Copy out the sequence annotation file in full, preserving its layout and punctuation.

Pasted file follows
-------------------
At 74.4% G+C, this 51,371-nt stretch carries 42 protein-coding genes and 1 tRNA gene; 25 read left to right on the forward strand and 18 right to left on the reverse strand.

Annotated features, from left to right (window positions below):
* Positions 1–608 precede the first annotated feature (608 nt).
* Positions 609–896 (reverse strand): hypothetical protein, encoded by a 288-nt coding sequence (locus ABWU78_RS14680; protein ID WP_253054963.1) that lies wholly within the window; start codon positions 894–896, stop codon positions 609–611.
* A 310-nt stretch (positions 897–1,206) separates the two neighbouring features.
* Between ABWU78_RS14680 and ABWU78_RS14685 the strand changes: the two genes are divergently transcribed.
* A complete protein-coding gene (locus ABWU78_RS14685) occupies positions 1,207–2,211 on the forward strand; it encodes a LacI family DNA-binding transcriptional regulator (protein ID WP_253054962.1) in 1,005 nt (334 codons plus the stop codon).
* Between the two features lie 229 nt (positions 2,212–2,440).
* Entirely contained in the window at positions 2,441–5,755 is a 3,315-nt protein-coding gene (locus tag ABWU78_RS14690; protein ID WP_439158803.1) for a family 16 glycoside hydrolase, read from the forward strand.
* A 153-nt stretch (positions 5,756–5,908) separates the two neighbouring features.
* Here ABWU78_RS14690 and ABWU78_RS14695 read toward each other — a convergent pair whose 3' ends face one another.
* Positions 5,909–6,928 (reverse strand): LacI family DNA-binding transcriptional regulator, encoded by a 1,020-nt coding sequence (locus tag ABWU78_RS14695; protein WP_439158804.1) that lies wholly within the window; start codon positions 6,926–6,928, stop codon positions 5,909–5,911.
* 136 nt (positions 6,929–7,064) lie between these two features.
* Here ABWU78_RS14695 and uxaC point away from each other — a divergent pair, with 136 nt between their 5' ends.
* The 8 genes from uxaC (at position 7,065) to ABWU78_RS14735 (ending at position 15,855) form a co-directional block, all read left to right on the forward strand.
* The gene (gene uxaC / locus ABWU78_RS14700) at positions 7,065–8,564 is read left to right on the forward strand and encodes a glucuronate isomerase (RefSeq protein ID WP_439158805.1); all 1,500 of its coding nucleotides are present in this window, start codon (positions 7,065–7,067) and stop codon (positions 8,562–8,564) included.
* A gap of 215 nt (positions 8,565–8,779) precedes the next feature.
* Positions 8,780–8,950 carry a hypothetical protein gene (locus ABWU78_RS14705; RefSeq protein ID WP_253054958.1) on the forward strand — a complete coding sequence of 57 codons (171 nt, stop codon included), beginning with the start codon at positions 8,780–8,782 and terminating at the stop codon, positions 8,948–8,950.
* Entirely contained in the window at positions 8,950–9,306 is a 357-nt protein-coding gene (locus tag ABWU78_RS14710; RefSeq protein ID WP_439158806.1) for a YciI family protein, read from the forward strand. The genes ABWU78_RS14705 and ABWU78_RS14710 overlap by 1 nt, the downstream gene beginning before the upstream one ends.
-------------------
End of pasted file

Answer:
At 74.4% G+C, this 51,371-nt stretch carries 42 protein-coding genes and 1 tRNA gene; 25 read left to right on the forward strand and 18 right to left on the reverse strand.

Annotated features, from left to right (window positions below):
* Positions 1–608 precede the first annotated feature (608 nt).
* Positions 609–896 (reverse strand): hypothetical protein, encoded by a 288-nt coding sequence (locus ABWU78_RS14680; protein ID WP_253054963.1) that lies wholly within the window; start codon positions 894–896, stop codon positions 609–611.
* A 310-nt stretch (positions 897–1,206) separates the two neighbouring features.
* Between ABWU78_RS14680 and ABWU78_RS14685 the strand changes: the two genes are divergently transcribed.
* A complete protein-coding gene (locus ABWU78_RS14685) occupies positions 1,207–2,211 on the forward strand; it encodes a LacI family DNA-binding transcriptional regulator (protein ID WP_253054962.1) in 1,005 nt (334 codons plus the stop codon).
* Between the two features lie 229 nt (positions 2,212–2,440).
* Entirely contained in the window at positions 2,441–5,755 is a 3,315-nt protein-coding gene (locus tag ABWU78_RS14690; protein ID WP_439158803.1) for a family 16 glycoside hydrolase, read from the forward strand.
* A 153-nt stretch (positions 5,756–5,908) separates the two neighbouring features.
* Here ABWU78_RS14690 and ABWU78_RS14695 read toward each other — a convergent pair whose 3' ends face one another.
* Positions 5,909–6,928 (reverse strand): LacI family DNA-binding transcriptional regulator, encoded by a 1,020-nt coding sequence (locus tag ABWU78_RS14695; protein WP_439158804.1) that lies wholly within the window; start codon positions 6,926–6,928, stop codon positions 5,909–5,911.
* 136 nt (positions 6,929–7,064) lie between these two features.
* Here ABWU78_RS14695 and uxaC point away from each other — a divergent pair, with 136 nt between their 5' ends.
* The 8 genes from uxaC (at position 7,065) to ABWU78_RS14735 (ending at position 15,855) form a co-directional block, all read left to right on the forward strand.
* The gene (gene uxaC / locus ABWU78_RS14700) at positions 7,065–8,564 is read left to right on the forward strand and encodes a glucuronate isomerase (RefSeq protein ID WP_439158805.1); all 1,500 of its coding nucleotides are present in this window, start codon (positions 7,065–7,067) and stop codon (positions 8,562–8,564) included.
* A gap of 215 nt (positions 8,565–8,779) precedes the next feature.
* Positions 8,780–8,950 carry a hypothetical protein gene (locus ABWU78_RS14705; RefSeq protein ID WP_253054958.1) on the forward strand — a complete coding sequence of 57 codons (171 nt, stop codon included), beginning with the start codon at positions 8,780–8,782 and terminating at the stop codon, positions 8,948–8,950.
* Entirely contained in the window at positions 8,950–9,306 is a 357-nt protein-coding gene (locus tag ABWU78_RS14710; RefSeq protein ID WP_439158806.1) for a YciI family protein, read from the forward strand. The genes ABWU78_RS14705 and ABWU78_RS14710 overlap by 1 nt, the downstream gene beginning before the upstream one ends.